Business advice on opening after lockdown

The Government announced that on the 15 June, non-essential shops can reopen in England. To reopen non-essential shop will need to meet guidelines to protect staff and shoppers

Re-opening and adapting your business and managing Covid-19 risks

See Closing certain businesses and venues in England on GOV.UK if your business is in the exceptions column you may reopen. If your business is not in the exceptions column keep checking the list for updates to see if your business can reopen.

We are working with Cumbria County Council, Town and Parish Councils and a wide range of businesses and other organisations to ensure as much as possible that there is an understanding of the requirements that must be in place before reopening.

It is imperative that social distancing requirements remain in place to ensure you keep the transmission of infection to a minimum, so we can work towards the government’s next phase.

Each business has a responsibility placed on it carry out and implement an assessment, which identifies the risks and controls associated with Covid-19.

See the business check list of measures to control the risk of coronavirus (Word document: 27 Kb / 3 pages), which will help you in meeting your obligations.

Below are links to the most up to date information to assist you in the risk assessment process, as follows:

Practical tips

We are committed to continue to support businesses as much as possible during the current situation, caused by the pandemic. Below are some practical tips that should also help you and have been devised from officers practical experiences so far:

Early engagement of your workforce

Carry out a survey of your work force, establish their age, health status and any concerns that they may have. Work alongside your staff, consult with them, provide feedback and request their opinions on safe working practice. Provide any suitable Personal Protective Equipment or other necessary equipment and agree matters with your workforce. Exclude any staff that may be clinically vulnerable or unfit for work. Document your reasons for actions taken and keep matters under review.

It is widely acknowledged that an engaged workforce is more productive.

Managing queues responsibly

Where the business attracts the queuing public, it is the responsibility of the operator to effectively manage internal and external queues. It may be necessary to engage staff in marshalling procedures. For example: one in /one out process or agreement of a maximum number of persons to enter at any one time. Marking floor areas with a 2m distance and cordoning of areas to direct and control queues. You must consider space and social distancing available for the passing public on footpaths.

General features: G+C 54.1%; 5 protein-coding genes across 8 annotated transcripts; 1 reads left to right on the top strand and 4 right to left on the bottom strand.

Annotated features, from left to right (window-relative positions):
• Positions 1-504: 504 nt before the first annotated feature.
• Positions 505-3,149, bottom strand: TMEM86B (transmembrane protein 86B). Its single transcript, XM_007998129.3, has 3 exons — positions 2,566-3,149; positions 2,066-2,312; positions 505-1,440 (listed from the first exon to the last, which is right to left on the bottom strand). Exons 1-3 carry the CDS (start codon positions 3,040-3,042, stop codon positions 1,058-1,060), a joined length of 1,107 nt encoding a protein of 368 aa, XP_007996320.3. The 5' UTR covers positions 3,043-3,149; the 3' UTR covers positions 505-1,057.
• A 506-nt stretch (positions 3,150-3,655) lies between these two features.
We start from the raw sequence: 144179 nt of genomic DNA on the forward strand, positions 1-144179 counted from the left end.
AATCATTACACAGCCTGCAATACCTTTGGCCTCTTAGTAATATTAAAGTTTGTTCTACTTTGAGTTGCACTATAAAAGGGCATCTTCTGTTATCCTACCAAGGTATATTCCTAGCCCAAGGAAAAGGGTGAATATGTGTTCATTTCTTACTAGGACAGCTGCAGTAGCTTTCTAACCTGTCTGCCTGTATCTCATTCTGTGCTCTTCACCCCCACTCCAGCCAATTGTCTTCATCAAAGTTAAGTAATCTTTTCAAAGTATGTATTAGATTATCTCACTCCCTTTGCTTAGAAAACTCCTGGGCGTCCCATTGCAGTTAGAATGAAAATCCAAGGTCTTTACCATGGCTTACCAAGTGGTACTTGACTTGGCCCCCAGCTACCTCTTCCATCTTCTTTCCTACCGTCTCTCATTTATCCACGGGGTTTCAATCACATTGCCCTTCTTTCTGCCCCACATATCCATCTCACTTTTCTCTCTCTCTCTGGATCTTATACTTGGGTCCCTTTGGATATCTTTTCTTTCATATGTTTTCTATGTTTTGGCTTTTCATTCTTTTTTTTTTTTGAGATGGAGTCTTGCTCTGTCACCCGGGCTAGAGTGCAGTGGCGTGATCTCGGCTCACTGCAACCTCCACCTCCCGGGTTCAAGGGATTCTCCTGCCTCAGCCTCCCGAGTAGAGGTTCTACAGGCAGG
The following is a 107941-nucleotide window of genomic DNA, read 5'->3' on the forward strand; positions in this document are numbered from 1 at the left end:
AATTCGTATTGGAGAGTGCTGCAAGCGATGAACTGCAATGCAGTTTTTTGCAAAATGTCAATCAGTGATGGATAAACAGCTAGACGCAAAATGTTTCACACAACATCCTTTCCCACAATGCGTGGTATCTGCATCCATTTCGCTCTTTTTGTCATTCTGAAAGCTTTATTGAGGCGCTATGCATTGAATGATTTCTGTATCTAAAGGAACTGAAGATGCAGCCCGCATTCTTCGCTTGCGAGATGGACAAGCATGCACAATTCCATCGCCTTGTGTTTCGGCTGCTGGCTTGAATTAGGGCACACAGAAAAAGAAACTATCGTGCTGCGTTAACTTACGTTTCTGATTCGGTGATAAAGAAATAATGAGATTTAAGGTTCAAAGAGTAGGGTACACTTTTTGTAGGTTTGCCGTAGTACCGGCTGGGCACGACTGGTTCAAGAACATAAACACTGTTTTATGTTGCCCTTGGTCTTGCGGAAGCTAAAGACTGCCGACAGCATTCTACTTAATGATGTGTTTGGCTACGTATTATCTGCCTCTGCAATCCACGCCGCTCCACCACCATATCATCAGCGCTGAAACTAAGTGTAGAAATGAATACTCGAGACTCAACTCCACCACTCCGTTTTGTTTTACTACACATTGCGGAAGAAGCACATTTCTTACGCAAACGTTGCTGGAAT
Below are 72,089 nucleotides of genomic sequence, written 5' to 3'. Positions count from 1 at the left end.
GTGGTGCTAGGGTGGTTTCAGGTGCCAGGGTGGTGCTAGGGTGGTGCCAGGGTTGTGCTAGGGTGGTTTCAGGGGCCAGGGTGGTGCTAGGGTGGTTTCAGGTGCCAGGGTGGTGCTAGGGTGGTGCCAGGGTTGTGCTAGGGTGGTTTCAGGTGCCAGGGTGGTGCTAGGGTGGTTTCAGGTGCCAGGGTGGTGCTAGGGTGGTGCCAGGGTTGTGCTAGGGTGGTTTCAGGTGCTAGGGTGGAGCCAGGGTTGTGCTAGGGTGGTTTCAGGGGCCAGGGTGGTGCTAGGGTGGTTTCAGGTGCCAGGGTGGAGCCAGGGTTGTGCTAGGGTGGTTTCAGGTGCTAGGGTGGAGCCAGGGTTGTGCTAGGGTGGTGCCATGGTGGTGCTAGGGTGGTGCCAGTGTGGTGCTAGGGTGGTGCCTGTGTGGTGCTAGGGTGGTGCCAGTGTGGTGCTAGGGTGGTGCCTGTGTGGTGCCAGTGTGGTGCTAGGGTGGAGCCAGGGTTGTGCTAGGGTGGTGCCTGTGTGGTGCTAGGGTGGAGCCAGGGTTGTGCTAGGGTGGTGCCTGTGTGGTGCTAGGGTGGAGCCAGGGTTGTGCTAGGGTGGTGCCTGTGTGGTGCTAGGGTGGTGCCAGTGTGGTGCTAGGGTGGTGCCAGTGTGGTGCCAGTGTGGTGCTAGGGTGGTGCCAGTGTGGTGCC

Assess and review your work activities

Screening of customer, till, preparation, service, packing, loading or other high traffic areas will also provide an effective barrier against transmission of disease between staff and customers, where practicable. Consider whether restricted sales / lines, best sellers or limited menus are more practicable in the current climate. Remember you can always review and increase lines as you become more confident in managing your new COVID 19 controls.

Minimise hand contact points

Restrict the availability of items in self-serve areas. Remove the need to 'touch' or ensure items can be effectively cleaned, for example: self-serve coffee machines, condiments, touch screen order points, customer trolleys /baskets and door handles.

Keep the door wedged open at all times when trading, for example: front doors and toilet main entrances, where possible. Well-ventilated areas within your premises will assist your controls. Regularly clean counter tops and any other points where customers may have touched or leaned. It may be necessary to assign persons to only this cleaning task, to ensure that hand contact points you identify are cleaned properly and at the correct regular intervals during your trading period.

Consider whether to cover display items to protect from contamination. Leave any items returned for a refund for a minimum 72 hours before you offer them for re-sale. Consider whether you can provide a customer hygiene station, the best place for this is at your business entrance. Consider viewings by appointment to reduce unnecessary customer contact.

Personal Protective Equipment (PPE)

Provide any necessary PPE as an additional barrier, where employees are working closer than 2m can wear face coverings and visors. Protective glasses may also be an option and can be cheaply and easily sourced from local DIY/ hardware stores. It is likely that PPE will provide some assurance particularly to staff and its use will be brought about by staff consultation.

Use PPE to supplement other hygiene measures, particularly where social distancing measures are difficult to maintain and within businesses where space restrictions are apparent.

Read the hierarchy of control on the Health and Safety Executive (HSE) website.

Important measures relating to personal hygiene have never been more important. See the advice on effective hand washing below.

It shall be borne in mind that any business that cannot safely maintain their reopening with satisfactory social distancing measures, shall remain closed.

Officers are proactively monitoring businesses and reacting to public complaints where necessary. You are strongly advised to maintain the highest standards possible. By doing so, you are also instilling confidence in the public that you serve.

We are not able to provide specific advice on completed risk assessments. The Business Operator is the person responsible and understands their own business activities sufficiently to control associated risks.

Further guidance

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